All forms of reality may be considered as modes of mind-energy in Zoroastrianism. The boundlessness, creativity and eternal progress of the mind-power (Mazdá) are manifested in the Gods, while limitation, restriction and deformity of imagination are the brood of the devil and diabolic forces.
Zoroastrianism ONLY sees godhood in goodness and betterment, in the wondrous, creative order of all that exists and in Good Spirit/Disposition as it reveals itself in man, nature and animal.
This spirit, mind/mode of becoming ever better is called vohü-manö – also vaηhǝ̄uš manaηhö or vohü manaηhá in the poetry of the ancient seer-prophet.
It comes from Proto Indo European *wésu, and Vedic personal name *vásu mánas as well as Greek personal Euménēs and the Greek expression ménos ēú “good spirit/intention” come from the same ancient root (See Didier Calin.)
Martin Lichtfield West, in Indo-European Poetry and Myth, pp. 143 states: “We have seen that the gods were celebrated as givers of good things, these being denoted in Indo-Iranian with the word vásu-, vaηhuu- (*wésu-). Combined with *poti- it gives vásupati- ‘lord of good things’, which occurs some fifteen times in the Rig Veda. There is also a class of deities, known as the Vasus (Vásavaḥ), the Good Ones. Vásavaḥ represents the active principle of goodness, betterment, progress, and advancement.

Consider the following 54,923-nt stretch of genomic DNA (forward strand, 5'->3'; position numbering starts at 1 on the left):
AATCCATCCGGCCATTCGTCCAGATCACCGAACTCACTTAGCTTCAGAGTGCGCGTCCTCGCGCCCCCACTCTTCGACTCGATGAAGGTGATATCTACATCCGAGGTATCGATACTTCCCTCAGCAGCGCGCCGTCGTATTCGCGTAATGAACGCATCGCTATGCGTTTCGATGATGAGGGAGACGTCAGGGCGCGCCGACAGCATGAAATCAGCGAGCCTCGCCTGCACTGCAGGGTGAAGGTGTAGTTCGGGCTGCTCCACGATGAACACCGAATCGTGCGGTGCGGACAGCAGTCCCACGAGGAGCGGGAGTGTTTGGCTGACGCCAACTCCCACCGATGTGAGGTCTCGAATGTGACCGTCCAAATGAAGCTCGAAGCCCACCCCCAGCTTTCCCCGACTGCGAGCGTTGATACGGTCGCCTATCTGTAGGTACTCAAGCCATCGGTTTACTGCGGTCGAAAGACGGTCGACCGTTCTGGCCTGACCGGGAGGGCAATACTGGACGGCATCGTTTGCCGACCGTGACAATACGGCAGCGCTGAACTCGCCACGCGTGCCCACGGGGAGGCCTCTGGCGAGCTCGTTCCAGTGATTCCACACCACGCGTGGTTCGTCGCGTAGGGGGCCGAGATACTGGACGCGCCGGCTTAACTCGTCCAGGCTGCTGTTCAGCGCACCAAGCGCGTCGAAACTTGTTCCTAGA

The *wesu- stem is attested by personal names such as the Italo-Celtic goddess who appears in central Italy as Vesuna and perhaps at Baden-Baden as Visuna. Vesuna is surely the ‘Mistress of good things.’
Mallory/Adams, Encyclopedia of Indo-European Culture, p. 438 states that “the spiritual property of the hero is embedded in the concept of *menes- “Mental strength,” or “mental inspiration or power,” that motivates and enables the hero to accomplish great deeds.
Seer/prophet Zarathûštrá taught that mortal men must share or participate in the Good, the True and the Beautiful as partners of the Immortal Gods through their vohü manö or good mental/spiritual inspiration and power.
The creative order of life preserves and renews itself only through the brave, heroic and constant struggle of virtuous men and Immortals against the powers hostile to excellence, against ahriman and the daævás or diabolic forces, against the limiting forces of Utgard.